["Students in this course will increase their abilities to speak, listen, read and write in Spanish","the focus is on developing communication skills at the intermediate level. The student will be able to analyze, understand and compare the social, economic and cultural differences between the Spanish-speaking countries students and their country of origin."]

Language of Instruction: Spanish    Language Level Required: Intermediate  

Recommended US semester credits: 3  

View Syllabus   

Espanol Avanzado: Cultura Chilena (Advanced Spanish: Chilean Culture)

This is a conversation course that discusses the diverse aspects that make up the Chilean culture, in addition to a review of relevant grammatical aspects of the Spanish language. Students will work on a project analyzing the sociopolitical situation of Chile. Emphasis will be placed on the improving all four elements of language proficiency: writing, reading, listening and speaking.

Language of Instruction: Spanish    Language Level Required: Advanced   Course Level: Upper Division  

Recommended US semester credits: 3   Course Level: Upper Division  

View Syllabus   

Español Avanzado: Negocios (Advanced Spanish for Business)

The course includes international trade terminology, simulations of social and business situations, case studies, and writing business correspondence, all within the framework of the International Market and Economy. During the course, the student will be exposed to an extensive variety of lexical and discursive contexts related to business, including management, human resources, banking and finance, technology, marketing, among others.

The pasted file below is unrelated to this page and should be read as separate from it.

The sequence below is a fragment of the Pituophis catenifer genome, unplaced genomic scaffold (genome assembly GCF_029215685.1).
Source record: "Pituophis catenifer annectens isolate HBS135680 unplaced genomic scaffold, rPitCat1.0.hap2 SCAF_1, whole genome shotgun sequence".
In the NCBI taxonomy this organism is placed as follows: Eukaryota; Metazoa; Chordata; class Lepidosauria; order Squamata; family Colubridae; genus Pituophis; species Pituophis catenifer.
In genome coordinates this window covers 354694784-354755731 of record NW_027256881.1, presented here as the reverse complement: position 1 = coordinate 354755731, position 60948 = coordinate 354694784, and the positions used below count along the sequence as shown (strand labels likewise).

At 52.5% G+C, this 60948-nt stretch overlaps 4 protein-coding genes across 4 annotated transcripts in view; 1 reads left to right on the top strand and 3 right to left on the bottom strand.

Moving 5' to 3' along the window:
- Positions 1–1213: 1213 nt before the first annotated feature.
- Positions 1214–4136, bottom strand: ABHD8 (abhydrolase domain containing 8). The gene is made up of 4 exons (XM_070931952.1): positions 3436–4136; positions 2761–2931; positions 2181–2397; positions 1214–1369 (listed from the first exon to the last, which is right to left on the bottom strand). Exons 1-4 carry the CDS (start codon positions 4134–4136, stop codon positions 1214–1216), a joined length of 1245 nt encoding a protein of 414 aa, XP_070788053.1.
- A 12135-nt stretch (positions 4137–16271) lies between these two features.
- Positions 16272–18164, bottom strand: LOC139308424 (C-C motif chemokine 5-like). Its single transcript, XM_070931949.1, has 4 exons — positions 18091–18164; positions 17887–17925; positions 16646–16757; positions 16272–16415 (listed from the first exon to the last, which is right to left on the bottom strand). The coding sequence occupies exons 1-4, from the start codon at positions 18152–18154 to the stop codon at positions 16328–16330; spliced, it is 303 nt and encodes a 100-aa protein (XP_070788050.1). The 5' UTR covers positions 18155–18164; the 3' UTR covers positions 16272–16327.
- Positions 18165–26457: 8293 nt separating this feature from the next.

Language of Instruction: Spanish    Language Level Required: Advanced  

Recommended US semester credits: 3  

View Syllabus   

Arte e Identidad Latinoamericana (Latin American Art and Identity)

This course is an overview of key features of Latin American and Chilean identity, using art history as its lens. It seeks to provide the student with a critical eye in which to understand the artistic and cultural similarities and differences throughout Latin America.

Language of Instruction: Spanish    Language Level Required: Advanced   Course Level: Upper Division  

Recommended US semester credits: 3   Course Level: Upper Division  

View Syllabus   

Chile: Twentieth Century History

This course analyzes and reflects on the historical development of Chile in the 20th century, beginning with the crisis and institutional reform of 1925, through the end of the 1900s. It will include the following topics: the period of government radicals, utopias, Marxism, the military government and the transition and regularization of national politics.

Language of Instruction: Spanish    Language Level Required: Advanced   Course Level: Upper Division  

Recommended US semester credits: 3   Course Level: Upper Division  

View Syllabus   

Lessons of Economic Growth in Latin America

This course examines the economic growth in Latin America, from the Pre-Columbian period to today. We will analyze historic, institutional and local contexts of economic development in the region (such as colonialism, the use of natural resources and industrialization, and political changes), in order to understand why there are several disparities in the continent.

Language of Instruction: English    Course Level: Upper Division  

Recommended US semester credits: 3   Course Level: Upper Division  

View Syllabus   

Doing Business in Latin America

Students will learn about socio-cultural issues, economic and political-legal environment, together with strategic and marketing considerations when doing business in Latin American countries. Learning approach will be based in cases of study as well as lectures and a team project.

Language of Instruction: English    Course Level: Upper Division  

Recommended US semester credits: 3   Course Level: Upper Division  

View Syllabus   

Starting Up in Latin America